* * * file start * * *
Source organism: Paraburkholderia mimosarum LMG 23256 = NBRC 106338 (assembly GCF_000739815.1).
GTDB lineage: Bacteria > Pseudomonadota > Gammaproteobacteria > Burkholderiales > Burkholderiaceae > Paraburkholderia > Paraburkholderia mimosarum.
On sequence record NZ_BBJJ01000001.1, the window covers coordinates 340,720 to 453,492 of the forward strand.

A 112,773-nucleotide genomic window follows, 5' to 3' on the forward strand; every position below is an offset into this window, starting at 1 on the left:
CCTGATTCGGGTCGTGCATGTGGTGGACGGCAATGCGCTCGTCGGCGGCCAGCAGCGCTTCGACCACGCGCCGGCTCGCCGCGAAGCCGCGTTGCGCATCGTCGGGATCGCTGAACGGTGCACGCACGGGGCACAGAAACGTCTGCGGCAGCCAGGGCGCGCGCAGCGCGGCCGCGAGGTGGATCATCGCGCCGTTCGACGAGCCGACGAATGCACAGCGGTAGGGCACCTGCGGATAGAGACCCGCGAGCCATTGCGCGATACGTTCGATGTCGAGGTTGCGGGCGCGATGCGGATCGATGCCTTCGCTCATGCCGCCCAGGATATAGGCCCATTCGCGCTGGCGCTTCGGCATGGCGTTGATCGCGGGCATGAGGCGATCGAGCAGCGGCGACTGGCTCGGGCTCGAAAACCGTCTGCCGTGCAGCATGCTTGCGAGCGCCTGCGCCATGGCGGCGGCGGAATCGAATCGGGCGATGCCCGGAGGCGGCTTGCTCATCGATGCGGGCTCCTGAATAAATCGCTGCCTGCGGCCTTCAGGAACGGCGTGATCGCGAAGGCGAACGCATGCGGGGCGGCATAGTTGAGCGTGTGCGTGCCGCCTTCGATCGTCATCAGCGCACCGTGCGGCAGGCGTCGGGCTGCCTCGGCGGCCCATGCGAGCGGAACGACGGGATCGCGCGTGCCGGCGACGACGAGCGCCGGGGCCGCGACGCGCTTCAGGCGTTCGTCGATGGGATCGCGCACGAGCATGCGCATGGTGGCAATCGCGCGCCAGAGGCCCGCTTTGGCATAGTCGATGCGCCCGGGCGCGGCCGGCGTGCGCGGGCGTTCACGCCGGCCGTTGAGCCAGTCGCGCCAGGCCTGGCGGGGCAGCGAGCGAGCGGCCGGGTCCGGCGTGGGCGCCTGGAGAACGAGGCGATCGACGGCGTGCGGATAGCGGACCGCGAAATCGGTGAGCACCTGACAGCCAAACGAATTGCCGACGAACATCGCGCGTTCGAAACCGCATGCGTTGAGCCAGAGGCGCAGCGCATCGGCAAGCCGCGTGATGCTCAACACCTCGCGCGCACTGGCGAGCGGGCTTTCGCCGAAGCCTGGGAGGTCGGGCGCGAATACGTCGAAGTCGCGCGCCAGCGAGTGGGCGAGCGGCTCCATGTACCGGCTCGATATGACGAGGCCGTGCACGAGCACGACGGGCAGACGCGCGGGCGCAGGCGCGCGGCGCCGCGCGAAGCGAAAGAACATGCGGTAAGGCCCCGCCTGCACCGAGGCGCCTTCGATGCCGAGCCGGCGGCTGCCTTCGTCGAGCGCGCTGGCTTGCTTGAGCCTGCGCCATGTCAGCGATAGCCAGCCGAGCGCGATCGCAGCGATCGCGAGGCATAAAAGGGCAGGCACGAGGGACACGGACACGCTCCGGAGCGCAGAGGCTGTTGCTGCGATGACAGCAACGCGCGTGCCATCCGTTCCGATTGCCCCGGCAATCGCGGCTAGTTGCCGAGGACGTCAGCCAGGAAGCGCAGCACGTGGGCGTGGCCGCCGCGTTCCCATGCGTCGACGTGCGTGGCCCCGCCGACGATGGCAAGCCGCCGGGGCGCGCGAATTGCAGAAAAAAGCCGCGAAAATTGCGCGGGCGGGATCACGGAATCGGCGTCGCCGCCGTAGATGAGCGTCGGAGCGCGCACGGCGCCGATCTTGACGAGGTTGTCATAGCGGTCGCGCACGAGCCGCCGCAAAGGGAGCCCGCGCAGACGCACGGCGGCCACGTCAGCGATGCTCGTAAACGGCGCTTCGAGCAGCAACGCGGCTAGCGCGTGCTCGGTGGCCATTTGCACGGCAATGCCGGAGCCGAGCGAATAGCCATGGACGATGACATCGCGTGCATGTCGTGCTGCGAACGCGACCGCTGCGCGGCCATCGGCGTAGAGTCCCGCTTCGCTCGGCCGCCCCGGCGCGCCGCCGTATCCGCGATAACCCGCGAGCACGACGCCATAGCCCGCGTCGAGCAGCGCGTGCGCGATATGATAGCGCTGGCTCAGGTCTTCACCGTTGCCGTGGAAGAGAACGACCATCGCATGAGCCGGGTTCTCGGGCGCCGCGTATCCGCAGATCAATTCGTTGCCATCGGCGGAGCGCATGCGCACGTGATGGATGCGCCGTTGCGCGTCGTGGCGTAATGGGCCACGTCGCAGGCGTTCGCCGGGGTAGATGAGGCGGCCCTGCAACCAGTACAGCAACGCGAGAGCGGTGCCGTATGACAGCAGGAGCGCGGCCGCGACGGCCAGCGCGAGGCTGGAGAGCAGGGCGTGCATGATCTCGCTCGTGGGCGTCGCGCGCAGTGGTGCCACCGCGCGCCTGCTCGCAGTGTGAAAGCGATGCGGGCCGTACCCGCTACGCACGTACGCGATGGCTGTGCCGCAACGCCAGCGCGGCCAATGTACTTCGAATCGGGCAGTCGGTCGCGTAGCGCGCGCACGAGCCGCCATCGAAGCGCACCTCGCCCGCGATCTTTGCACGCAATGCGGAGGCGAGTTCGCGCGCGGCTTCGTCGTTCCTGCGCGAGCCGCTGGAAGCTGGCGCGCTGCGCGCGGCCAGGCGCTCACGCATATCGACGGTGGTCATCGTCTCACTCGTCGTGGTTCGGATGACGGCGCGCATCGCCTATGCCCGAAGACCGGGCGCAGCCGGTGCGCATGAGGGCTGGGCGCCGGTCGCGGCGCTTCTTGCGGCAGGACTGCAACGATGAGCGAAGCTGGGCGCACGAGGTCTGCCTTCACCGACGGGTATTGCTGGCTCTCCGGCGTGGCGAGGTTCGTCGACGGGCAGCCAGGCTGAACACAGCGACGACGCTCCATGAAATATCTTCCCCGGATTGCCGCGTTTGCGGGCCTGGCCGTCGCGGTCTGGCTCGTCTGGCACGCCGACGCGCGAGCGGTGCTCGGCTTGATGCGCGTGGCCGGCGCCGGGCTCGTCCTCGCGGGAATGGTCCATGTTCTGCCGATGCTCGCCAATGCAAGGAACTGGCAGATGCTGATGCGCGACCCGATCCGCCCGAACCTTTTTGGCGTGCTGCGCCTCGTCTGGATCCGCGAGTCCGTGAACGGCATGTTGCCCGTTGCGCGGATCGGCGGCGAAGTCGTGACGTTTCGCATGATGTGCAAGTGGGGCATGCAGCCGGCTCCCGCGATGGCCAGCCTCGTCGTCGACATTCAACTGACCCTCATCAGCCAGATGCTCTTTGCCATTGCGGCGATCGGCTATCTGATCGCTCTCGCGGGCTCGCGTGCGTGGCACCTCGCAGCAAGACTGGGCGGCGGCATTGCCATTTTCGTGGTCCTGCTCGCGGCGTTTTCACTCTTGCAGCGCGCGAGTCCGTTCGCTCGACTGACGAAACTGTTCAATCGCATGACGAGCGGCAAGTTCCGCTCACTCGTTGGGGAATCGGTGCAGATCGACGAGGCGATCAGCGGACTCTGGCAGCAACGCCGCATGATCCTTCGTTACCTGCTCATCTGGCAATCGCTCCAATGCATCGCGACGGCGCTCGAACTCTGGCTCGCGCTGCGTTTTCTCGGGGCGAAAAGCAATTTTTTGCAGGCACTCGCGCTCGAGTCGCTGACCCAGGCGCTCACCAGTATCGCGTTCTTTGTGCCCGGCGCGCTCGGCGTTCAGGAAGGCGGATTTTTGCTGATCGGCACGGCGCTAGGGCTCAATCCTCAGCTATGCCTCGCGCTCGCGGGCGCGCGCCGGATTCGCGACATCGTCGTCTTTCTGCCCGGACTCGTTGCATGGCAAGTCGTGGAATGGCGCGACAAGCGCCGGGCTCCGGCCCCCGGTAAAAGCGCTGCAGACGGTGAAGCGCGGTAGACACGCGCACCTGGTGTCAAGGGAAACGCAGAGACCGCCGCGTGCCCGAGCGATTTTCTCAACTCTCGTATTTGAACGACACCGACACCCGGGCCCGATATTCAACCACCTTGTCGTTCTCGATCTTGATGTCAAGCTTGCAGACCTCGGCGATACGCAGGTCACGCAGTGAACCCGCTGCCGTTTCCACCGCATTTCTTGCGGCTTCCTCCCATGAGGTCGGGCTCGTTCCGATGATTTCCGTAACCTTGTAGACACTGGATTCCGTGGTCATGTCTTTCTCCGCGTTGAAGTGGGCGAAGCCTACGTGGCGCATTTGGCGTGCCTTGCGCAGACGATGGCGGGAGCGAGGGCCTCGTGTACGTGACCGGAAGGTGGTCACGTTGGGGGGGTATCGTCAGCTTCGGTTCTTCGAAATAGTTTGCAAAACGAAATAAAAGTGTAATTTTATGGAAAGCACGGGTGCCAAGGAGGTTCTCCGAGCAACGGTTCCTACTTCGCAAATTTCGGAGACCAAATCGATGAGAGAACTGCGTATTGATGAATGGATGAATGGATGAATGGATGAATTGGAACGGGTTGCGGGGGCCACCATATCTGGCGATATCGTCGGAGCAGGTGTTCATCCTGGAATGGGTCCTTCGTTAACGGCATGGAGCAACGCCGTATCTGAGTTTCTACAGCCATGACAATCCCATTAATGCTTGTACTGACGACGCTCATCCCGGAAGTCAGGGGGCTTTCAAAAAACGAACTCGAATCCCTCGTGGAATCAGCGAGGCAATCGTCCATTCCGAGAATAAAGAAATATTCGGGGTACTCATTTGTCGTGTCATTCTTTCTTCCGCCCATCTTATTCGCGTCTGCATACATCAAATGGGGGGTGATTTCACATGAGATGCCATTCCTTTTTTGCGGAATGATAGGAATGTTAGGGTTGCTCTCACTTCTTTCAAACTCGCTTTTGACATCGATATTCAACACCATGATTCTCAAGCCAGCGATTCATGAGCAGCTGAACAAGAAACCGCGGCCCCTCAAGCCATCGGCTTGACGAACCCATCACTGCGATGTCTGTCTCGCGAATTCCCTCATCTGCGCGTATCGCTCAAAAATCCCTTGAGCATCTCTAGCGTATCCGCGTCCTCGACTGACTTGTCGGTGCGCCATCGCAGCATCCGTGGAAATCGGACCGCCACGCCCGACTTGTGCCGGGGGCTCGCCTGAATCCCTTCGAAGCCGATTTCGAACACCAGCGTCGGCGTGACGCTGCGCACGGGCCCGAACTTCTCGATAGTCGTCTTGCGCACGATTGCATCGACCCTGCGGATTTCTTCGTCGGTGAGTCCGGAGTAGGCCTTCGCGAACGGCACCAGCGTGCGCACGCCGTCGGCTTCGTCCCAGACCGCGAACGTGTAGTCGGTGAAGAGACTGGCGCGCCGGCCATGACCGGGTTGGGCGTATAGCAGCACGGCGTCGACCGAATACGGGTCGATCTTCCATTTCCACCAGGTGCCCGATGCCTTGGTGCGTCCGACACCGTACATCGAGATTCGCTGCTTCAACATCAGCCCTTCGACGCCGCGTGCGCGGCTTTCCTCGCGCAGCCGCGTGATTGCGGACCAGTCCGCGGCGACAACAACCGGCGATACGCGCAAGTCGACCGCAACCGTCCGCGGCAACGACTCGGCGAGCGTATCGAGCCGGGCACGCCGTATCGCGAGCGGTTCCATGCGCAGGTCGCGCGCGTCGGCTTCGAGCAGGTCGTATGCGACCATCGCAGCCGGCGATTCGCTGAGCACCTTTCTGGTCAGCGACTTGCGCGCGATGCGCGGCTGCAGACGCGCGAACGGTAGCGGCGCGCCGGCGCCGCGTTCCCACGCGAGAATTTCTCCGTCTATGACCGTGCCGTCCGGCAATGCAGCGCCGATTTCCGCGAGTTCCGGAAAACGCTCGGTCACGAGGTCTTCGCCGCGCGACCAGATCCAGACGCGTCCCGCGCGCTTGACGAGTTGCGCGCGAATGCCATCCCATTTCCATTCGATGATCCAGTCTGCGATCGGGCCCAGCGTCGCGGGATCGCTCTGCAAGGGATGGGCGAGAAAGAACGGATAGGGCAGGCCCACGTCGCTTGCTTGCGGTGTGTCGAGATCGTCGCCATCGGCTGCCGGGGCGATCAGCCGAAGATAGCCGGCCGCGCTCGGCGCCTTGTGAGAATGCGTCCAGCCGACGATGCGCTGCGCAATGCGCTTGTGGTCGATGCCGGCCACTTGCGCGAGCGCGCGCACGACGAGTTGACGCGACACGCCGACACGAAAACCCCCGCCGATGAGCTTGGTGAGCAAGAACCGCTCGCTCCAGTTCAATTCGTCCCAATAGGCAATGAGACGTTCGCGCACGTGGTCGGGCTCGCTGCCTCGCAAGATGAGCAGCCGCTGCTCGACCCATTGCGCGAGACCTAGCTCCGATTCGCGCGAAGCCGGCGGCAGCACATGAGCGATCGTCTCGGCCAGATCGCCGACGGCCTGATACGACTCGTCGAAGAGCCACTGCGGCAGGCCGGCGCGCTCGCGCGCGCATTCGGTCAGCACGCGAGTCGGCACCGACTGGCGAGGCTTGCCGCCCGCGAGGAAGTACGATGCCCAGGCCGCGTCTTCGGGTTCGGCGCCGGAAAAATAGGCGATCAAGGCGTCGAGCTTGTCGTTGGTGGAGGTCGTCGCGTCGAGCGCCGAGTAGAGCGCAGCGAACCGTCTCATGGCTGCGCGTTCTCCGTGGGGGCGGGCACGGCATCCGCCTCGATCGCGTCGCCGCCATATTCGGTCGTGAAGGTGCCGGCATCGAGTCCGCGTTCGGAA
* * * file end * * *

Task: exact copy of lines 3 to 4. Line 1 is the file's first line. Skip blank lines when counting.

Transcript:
On sequence record NZ_BBJJ01000001.1, the window covers coordinates 340,720 to 453,492 of the forward strand.

A 112,773-nucleotide genomic window follows, 5' to 3' on the forward strand; every position below is an offset into this window, starting at 1 on the left: